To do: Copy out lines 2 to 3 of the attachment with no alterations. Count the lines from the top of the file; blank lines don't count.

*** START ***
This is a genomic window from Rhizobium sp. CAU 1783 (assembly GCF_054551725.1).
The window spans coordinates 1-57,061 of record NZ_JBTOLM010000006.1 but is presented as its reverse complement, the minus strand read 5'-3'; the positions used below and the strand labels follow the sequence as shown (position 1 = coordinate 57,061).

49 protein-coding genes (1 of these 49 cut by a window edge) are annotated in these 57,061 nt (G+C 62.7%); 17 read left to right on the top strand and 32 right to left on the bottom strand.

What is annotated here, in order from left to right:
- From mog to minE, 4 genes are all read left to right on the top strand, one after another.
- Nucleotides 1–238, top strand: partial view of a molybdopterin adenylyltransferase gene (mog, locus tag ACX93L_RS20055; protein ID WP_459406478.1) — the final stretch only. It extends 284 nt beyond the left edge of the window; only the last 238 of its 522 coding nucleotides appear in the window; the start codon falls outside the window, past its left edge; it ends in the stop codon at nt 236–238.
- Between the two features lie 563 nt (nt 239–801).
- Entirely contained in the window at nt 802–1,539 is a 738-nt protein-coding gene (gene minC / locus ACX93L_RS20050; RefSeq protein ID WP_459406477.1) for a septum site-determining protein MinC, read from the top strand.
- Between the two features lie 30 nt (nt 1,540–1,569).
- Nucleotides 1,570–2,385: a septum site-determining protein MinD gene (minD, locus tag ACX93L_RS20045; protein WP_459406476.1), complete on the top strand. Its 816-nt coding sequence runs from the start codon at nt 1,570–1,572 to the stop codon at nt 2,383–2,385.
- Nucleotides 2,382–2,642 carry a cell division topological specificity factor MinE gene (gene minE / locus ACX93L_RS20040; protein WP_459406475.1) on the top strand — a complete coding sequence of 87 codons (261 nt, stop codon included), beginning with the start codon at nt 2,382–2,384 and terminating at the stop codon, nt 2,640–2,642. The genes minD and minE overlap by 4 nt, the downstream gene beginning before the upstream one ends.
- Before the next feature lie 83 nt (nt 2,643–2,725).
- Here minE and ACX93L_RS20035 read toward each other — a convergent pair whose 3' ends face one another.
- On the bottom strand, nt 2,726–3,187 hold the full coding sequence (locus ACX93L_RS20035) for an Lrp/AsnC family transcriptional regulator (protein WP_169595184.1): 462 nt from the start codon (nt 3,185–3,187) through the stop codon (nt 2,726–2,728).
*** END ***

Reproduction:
The window spans coordinates 1-57,061 of record NZ_JBTOLM010000006.1 but is presented as its reverse complement, the minus strand read 5'-3'; the positions used below and the strand labels follow the sequence as shown (position 1 = coordinate 57,061).

49 protein-coding genes (1 of these 49 cut by a window edge) are annotated in these 57,061 nt (G+C 62.7%); 17 read left to right on the top strand and 32 right to left on the bottom strand.